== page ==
OK, that’s all I’ve got. Thanks for your time, interest and donations so far all. You’re the best! What are YOU planning to work on this week?

 
Leave a comment

Posted by on July 6, 2015 in Uncategorized

 

Tags: , , , ,

Friday Fiction: The Exchange (Kraugh – Star Wars: Age of Rebellion)

Gaming 150This is a short short story featuring a character I’ll be playing for a friend’s Star Wars: Age of Rebellion game. He is a Togorian (a tall, feline-like alien species with a really interesting sexual dichotomy) who eschews the typical nomadic lifestyle of his species by choice — he views traveling throughout the galaxy as merely an extension of that lifestyle, where he gets to meet all manner of different sapient beings and find interesting technology for his wife. I like playing big guys who are more interested in the intellectual, spiritual or social, what can I say?

Kraugh slouched low in his chair, made sure his hands were under the table, kept his voice low and didn’t display his teeth. He knew that his size and teeth and claws had the potential to put his trading partner on alert, and he really didn’t want that. If he could manage to pull of this score, it’d be a huge boon for the crew.

His ears flicked around the bar as he scanned the riot of people stuffed into close quarters, shouting over each other to be heard. No sign of his partner, but it was early yet. He wouldn’t start to feel nervous about being stood up for another few minutes.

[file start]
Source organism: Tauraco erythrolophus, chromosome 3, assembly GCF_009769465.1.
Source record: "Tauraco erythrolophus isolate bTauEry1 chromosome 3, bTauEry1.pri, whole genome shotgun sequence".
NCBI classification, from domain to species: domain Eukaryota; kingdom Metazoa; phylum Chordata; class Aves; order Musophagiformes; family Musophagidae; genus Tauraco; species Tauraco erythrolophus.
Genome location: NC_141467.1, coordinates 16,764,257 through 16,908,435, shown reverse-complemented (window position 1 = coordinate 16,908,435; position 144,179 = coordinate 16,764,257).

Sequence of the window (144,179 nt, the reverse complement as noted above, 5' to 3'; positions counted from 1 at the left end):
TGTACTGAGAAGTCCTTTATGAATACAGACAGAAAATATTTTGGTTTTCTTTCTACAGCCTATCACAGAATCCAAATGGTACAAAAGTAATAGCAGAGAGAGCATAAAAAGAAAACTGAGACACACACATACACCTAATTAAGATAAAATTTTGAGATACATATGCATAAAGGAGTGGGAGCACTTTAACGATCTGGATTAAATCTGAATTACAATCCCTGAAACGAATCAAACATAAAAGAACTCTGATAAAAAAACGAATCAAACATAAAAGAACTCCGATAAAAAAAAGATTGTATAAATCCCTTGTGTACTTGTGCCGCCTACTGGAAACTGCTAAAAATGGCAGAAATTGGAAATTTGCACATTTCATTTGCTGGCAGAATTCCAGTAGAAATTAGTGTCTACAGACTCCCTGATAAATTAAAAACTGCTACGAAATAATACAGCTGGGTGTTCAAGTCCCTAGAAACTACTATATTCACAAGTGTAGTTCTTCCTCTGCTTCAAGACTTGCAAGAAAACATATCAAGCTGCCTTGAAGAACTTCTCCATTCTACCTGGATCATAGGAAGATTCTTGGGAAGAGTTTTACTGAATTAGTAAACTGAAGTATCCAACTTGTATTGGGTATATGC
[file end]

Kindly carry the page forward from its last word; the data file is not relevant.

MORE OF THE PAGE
For now, he simply watched people. There were a pack of Bothans sitting in one corner booth, drinking something brightly colored out of a glass as long as their forearms. They were speaking quietly, their big ears turned towards each other, fur rippling in ways that meant something only to them. Kraugh briefly thought about heading over there, buying them a drink and striking up a conversation. He’d bet at least a thousand credits that they had something intensely interesting going down. Bothans tended not to gather in one place otherwise. He shifted in his seat and drained half of his drink in one long draught. The evening would pick up soon enough, he told himself. No need to go chasing excitement when it was coming to him.

A Wookiee and a Twilek sat at another table, speaking animatedly. He could pick up a few of the growls and muted roars of Shyriiwook, but couldn’t make much sense out of the conversation. They were worried about…either a person or a box that had gone missing either three days or three hundred years before. Either way, that sounded intriguing too. Maybe if he listened closer, he could find a way into–

A Rodian slipped up to the table, holding a satchel close against its chest. A shock of reddish-brown hair leapt between its antennae and presumably continued down the back of its skull. Kraugh would have guessed it to be female, but it was difficult to tell with reptilian races. He shifted his weight to stand, thought the better of it, and simply nodded to the empty chair across the table.

<<Thank you.>> It spoke in Rodese; thankfully it was one of the few phrases Kraugh knew.

“Basic, please,” he purred. “I’m sure you don’t want to hear me butchering your language any more than I’d want to mangle it.”

The Rodian sat down with a nod. “Fine. It’s enough of a surprise to see a Togorian away from his homeworld. I guess it’s too much to expect one to speak other languages.”

Kraugh flicked an ear, taking his partner’s measure. Clearly, she was nervous — the smart play here would be to put her at ease. “I’ve picked up a few here and there. You can’t be a Galactic citizen for very long without learning a few things.”